Sodium carbonate as a swelling salt for re-washing dirty negatives/slides

Discussion in 'B&W: Film, Paper, Chemistry' started by Alessandro Serrao, Mar 24, 2005.

  1. Alessandro Serrao

    Alessandro Serrao Member

    Messages:
    998
    Joined:
    Oct 20, 2004
    Location:
    Rome, Italy
    Shooter:
    35mm
    Can plain sodium carbonate solution help re-washing a dirty negative/slide by swelling the emulsion, opening up the gelatin matrix and let any grit embedded in it go away?

    A putative processing would be this:

    1- souping the emulsion in a tank filled up with a solution of sodium carbonate, agitating the tank to let any grit go away from the swollen negative;

    2- washing with distilled water as per Ilford washing method;

    3- hardening the emulsion;

    4- rewashing (Ilford method);

    5- photoflo;

    6- hang to dry.


    Since I've not tried this method, is there anyone who can shed light on this?
    Thanks.
     
  2. Maine-iac

    Maine-iac Member

    Messages:
    465
    Joined:
    Oct 12, 2004
    Location:
    Island Heigh
    Shooter:
    Med. Format RF
    I've not tried it either, but theoretically the carbonate should not harm your negative. I'd leave out step 3, however. I don't think there's a need to harden the emulsion, and hardening only makes washing take longer.

    Larry
     
  3. Alessandro Serrao

    Alessandro Serrao Member

    Messages:
    998
    Joined:
    Oct 20, 2004
    Location:
    Rome, Italy
    Shooter:
    35mm
    My concern is that, after having souped the negative in an alkaline medium, the emulsion would become too fragile and prone to scratches.
    Hence the hardening...
     
  4. Tom Hoskinson

    Tom Hoskinson Member

    Messages:
    3,879
    Joined:
    Mar 7, 2004
    Location:
    Southern Cal
    Shooter:
    Multi Format
    "My concern is that, after having souped the negative in an alkaline medium, the emulsion would become too fragile and prone to scratches.
    Hence the hardening..."

    Not so, in my experience. I agree with Larry, hardening is not needed.

    Having said that, I am skeptical that a sodium carbonate solution soak will be of any help.

    If the problem is embedded dirt, nothing is going to be of much help.

    If the problem is calcium scum on the surface of the film, soaking the film in a solution of sodium citrate or sodium hexametaphosphate followed by a distilled water wash might help.
     
  5. Maine-iac

    Maine-iac Member

    Messages:
    465
    Joined:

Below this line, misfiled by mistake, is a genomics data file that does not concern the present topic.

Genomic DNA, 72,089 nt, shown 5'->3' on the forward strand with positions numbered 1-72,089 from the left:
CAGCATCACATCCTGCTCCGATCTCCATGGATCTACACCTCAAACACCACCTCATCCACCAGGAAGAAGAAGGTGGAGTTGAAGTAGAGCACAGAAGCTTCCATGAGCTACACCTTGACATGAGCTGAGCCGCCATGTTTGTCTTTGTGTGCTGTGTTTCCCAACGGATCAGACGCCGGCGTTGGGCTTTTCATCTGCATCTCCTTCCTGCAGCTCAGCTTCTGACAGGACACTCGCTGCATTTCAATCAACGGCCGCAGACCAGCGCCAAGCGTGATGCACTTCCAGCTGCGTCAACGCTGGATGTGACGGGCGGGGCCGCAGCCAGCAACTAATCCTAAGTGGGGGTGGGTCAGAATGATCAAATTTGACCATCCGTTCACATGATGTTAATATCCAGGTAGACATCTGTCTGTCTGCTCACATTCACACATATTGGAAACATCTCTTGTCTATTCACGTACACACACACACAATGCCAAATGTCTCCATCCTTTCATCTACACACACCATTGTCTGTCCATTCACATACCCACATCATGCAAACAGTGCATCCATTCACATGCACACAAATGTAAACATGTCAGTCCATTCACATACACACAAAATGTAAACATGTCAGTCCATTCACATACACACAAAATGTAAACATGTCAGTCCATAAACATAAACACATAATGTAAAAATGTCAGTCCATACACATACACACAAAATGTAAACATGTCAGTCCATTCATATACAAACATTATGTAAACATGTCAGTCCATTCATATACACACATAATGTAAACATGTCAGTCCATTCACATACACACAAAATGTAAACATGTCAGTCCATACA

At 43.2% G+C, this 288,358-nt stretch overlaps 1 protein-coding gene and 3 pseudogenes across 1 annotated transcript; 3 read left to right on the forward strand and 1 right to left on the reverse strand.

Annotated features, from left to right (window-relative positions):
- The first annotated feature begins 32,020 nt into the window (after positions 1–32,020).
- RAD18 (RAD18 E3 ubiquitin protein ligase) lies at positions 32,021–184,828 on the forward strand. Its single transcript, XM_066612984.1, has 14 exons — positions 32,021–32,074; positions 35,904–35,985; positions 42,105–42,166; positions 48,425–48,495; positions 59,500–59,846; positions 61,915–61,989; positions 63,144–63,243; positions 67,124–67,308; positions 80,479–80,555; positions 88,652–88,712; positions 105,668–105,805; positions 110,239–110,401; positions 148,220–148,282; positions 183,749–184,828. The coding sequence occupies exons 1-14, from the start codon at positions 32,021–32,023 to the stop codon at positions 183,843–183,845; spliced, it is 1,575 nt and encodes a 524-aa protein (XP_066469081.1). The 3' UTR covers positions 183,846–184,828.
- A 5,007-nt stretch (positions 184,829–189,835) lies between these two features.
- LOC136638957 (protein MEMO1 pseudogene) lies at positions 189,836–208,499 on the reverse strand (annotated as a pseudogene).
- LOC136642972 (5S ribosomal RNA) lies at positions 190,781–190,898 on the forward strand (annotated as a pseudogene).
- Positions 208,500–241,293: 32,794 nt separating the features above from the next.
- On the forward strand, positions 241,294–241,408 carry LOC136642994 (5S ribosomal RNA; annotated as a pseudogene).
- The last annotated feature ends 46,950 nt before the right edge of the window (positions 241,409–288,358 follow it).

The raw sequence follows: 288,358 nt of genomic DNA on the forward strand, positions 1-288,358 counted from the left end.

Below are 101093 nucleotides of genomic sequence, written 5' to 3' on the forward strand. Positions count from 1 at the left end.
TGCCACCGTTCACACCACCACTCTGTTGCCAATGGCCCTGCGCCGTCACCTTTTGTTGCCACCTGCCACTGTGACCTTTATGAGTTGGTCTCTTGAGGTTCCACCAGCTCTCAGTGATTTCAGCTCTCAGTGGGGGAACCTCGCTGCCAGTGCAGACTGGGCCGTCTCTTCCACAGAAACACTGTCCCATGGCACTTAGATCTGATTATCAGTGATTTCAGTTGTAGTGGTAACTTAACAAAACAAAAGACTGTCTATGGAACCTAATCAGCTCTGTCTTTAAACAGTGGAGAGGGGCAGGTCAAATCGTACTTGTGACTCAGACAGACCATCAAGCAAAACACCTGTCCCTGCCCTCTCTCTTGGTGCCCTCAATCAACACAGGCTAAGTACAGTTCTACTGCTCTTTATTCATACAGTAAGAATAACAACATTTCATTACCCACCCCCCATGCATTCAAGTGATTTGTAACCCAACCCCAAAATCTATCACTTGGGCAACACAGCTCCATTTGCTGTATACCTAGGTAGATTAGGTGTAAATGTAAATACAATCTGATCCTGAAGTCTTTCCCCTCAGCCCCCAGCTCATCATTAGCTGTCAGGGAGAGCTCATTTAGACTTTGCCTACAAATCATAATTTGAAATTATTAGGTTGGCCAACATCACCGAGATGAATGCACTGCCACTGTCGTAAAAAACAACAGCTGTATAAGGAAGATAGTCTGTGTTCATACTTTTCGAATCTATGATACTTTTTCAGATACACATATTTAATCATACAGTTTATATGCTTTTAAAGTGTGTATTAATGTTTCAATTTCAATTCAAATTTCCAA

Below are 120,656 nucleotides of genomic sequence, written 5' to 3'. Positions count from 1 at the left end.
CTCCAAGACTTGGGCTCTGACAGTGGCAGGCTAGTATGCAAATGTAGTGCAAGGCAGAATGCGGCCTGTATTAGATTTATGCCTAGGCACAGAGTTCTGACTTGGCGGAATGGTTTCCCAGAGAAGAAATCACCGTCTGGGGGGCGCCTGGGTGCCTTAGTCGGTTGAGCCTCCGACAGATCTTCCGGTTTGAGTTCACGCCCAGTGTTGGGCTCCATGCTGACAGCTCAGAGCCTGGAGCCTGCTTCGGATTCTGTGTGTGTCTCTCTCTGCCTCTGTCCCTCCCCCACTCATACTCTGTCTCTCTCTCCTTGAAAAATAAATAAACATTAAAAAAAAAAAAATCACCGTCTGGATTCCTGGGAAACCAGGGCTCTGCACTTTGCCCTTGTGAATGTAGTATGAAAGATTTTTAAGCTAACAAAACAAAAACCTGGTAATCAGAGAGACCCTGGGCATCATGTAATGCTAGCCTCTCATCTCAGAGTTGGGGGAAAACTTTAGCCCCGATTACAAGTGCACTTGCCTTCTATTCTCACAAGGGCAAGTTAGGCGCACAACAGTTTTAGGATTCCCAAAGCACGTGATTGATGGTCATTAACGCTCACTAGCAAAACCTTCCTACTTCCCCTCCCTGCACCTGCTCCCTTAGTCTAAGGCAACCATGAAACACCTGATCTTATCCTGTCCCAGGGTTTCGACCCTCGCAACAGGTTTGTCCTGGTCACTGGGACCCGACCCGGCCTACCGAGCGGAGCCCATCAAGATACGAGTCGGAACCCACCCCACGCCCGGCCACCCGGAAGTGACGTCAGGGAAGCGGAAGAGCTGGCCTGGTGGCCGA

Oct 12, 2004
    Location:
    Island Heigh
    Shooter:
    Med. Format RF
    I'm not sure what sodium hexametaphosphate is, but in Paris where calcium scum and particles were a constant problem, I solved it by giving the film a final dunking in plain tap water softened with some water softening crystals of the sort we all had to use in our dishwashers and washing machines. I used about a teaspoon per liter, and it could be re-used many, many times, since it was only providing a final rinse after washing. Worked for me.

    Larry
     
  6. Tom Hoskinson

    Tom Hoskinson Member

    Messages:
    3,879
    Joined:
    Mar 7, 2004
    Location:
    Southern Cal
    Shooter:
    Multi Format
    Larry, sodium hexametaphosphate is a calcium chelating agent and was the principal ingredient in the original Calgon water softening crystals.

    Sodium hexametaphosphate has been largely replaced by one form or another of sodium citrate, which is also a calcium chelating agent. The primary reason for the replacement was environmental concerns about phosphates.
     
  7. dancqu

    dancqu Member

    Messages:
    3,676
    Joined:
    Sep 7, 2002
    Location:
    Willamette V
    Shooter:
    Medium Format
    I've some 120 strips which need cleaning. A test done placed a strip in
    a shallow tray with soapy water. A cheap 1'' paint brush was then used
    to gently scrub the surface. That strip of Efke should be flat enough
    by now to evaluate.

    If I could, I'd hang the strips and do as above but add a forcefull spray
    to the procedure. Too little margin on many ends to clamp and hang. Dan
     
  8. Dr.Kollig

    Dr.Kollig Member

    Messages:
    107
    Joined:
    Feb 21, 2004
    Location:
    Rhine valley
    Shooter:
    35mm RF
    I looked up in a book "fotographische chemie", the highest degree of swelling will be either at pH 11 (Carbonate) or pH 2.5 (citric acid). So citric acid would give swelling as well as complexing ions. In this book they do not give any special advise to clean films, except Tetrachloroform for removing finger prints.
    No warranty can be given on these informations as this book has been printed in the GDR and we all know what happened to them...( 1989:As Praktica was not able to present a good AF camera Erich decided to call it a day - 2005: As Leica was not able to present a good digital camera ....)

    Wolfram
     
  9. dancqu

    dancqu Member

    Messages:
    3,676
    Joined:
    Sep 7, 2002
    Location:
    Willamette V
    Shooter:
    Medium Format
    That would seem to be still the case. Acid or alkali, the
    emulsion will swell. Ph 5 is the point of least swell. Hardened
    emulsions swell much less. Dan
     
  10. Maine-iac

    Maine-iac Member

    Messages:
    465
    Joined:
    Oct 12, 2004
    Location:
    Island Heigh
    Shooter:
    Med. Format RF
    So the stuff I was using in Paris probably was sodium hexametaphosphate. I suspect one water softener is much like another. At any rate, whatever it was, it sure worked for killing the calcium particles.

    L.